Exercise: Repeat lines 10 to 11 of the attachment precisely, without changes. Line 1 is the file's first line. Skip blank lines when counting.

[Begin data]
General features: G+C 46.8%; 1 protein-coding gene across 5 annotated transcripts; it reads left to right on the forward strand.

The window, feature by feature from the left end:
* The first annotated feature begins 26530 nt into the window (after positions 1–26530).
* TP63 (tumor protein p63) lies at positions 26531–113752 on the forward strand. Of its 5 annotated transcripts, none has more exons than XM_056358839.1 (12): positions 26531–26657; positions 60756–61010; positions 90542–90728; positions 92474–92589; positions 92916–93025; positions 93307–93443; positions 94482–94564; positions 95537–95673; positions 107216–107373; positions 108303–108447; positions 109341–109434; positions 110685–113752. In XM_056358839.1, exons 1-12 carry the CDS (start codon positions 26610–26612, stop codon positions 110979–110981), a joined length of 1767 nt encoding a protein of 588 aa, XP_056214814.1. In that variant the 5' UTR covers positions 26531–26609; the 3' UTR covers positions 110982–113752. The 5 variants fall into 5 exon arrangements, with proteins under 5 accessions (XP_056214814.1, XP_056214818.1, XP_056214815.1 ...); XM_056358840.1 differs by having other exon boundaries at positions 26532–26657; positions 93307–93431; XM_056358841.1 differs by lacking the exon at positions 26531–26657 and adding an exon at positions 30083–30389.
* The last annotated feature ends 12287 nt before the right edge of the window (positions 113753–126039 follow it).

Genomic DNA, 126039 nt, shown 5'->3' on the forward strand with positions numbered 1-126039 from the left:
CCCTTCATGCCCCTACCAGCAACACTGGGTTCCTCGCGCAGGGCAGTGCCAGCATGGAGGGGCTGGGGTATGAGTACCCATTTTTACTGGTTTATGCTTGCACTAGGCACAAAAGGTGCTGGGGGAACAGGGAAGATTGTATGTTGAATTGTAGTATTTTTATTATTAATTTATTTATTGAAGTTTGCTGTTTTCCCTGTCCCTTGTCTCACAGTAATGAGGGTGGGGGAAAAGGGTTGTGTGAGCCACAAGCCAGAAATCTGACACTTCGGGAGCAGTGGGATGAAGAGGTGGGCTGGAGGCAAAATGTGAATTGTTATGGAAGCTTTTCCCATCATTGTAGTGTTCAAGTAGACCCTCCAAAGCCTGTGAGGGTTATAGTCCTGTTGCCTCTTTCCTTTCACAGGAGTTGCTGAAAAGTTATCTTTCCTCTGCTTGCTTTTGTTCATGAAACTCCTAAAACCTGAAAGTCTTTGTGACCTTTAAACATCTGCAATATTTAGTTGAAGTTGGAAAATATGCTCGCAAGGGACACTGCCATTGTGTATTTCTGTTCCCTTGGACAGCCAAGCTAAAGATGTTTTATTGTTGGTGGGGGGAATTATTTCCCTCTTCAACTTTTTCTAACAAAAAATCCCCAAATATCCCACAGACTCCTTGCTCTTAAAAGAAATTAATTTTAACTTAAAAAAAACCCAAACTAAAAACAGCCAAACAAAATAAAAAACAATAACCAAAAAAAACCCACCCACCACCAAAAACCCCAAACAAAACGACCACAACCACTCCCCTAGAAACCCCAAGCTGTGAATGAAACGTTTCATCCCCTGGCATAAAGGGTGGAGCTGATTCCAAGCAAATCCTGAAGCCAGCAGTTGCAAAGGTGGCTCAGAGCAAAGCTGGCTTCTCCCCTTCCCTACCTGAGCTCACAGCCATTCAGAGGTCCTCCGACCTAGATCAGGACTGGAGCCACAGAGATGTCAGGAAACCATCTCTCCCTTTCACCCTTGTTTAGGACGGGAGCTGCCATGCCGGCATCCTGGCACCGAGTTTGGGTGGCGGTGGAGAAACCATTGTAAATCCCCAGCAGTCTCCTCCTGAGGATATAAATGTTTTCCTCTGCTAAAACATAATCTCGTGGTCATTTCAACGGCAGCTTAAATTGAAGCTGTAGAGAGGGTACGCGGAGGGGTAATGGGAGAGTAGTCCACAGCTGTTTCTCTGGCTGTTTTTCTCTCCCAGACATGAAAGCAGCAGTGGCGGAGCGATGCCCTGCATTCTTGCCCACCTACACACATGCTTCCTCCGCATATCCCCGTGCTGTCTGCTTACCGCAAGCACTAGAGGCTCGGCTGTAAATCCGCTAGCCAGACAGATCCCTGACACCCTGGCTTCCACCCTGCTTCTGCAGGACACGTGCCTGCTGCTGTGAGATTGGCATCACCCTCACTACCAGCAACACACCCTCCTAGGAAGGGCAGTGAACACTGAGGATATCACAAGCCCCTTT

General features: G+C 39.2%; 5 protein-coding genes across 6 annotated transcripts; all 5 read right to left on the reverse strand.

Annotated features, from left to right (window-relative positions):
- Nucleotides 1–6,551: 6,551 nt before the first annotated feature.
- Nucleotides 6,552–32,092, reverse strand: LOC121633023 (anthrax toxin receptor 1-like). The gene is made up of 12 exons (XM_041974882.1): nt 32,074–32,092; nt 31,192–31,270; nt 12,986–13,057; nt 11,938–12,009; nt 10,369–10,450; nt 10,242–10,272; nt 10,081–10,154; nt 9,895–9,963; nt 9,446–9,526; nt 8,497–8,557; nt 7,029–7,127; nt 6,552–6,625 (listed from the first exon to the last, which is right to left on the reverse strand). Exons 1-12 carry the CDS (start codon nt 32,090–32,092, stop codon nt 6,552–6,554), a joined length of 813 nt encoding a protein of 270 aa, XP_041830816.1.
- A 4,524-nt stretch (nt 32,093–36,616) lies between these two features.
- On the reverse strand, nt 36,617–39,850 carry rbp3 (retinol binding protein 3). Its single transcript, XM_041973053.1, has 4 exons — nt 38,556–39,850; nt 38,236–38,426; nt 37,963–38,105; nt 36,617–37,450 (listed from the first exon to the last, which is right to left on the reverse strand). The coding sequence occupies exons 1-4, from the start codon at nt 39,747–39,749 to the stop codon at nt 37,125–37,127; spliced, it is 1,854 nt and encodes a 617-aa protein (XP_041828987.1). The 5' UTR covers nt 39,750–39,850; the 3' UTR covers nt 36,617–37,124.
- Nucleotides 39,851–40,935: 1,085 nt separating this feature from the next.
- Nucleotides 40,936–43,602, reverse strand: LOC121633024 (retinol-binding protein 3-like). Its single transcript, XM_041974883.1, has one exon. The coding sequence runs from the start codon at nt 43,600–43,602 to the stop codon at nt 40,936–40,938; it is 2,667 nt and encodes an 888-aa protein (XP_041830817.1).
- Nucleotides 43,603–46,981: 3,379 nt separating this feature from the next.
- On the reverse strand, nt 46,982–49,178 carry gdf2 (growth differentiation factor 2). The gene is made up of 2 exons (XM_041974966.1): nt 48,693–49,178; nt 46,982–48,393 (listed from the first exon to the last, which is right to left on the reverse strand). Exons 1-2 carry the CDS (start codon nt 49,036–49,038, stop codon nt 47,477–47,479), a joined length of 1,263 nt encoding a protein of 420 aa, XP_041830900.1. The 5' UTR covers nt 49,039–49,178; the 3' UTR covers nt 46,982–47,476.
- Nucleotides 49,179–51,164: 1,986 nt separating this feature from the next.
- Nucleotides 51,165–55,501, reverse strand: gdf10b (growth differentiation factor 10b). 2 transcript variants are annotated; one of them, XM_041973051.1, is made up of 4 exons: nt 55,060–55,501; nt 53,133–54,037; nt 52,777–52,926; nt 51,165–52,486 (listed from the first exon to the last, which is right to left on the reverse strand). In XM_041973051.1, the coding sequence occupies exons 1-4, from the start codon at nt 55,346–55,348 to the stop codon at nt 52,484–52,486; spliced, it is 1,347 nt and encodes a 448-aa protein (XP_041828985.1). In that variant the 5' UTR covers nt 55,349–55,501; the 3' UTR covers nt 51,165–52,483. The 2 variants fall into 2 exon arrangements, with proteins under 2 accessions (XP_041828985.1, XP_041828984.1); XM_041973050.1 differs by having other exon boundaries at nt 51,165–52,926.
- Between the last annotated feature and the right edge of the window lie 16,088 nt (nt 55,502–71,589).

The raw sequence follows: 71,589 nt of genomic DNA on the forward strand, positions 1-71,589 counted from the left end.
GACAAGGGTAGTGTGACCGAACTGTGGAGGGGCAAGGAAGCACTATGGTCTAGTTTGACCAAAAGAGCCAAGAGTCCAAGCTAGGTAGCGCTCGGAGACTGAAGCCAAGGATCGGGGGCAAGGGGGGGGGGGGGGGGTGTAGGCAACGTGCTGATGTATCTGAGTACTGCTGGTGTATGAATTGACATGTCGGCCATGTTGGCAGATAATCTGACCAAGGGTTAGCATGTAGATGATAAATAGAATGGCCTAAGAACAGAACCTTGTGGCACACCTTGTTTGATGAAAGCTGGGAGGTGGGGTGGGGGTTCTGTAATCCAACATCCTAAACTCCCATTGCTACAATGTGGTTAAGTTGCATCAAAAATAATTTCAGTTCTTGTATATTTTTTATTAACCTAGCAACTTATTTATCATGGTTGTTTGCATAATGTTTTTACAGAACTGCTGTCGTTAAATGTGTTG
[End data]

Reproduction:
- Nucleotides 1–6,551: 6,551 nt before the first annotated feature.
- Nucleotides 6,552–32,092, reverse strand: LOC121633023 (anthrax toxin receptor 1-like). The gene is made up of 12 exons (XM_041974882.1): nt 32,074–32,092; nt 31,192–31,270; nt 12,986–13,057; nt 11,938–12,009; nt 10,369–10,450; nt 10,242–10,272; nt 10,081–10,154; nt 9,895–9,963; nt 9,446–9,526; nt 8,497–8,557; nt 7,029–7,127; nt 6,552–6,625 (listed from the first exon to the last, which is right to left on the reverse strand). Exons 1-12 carry the CDS (start codon nt 32,090–32,092, stop codon nt 6,552–6,554), a joined length of 813 nt encoding a protein of 270 aa, XP_041830816.1.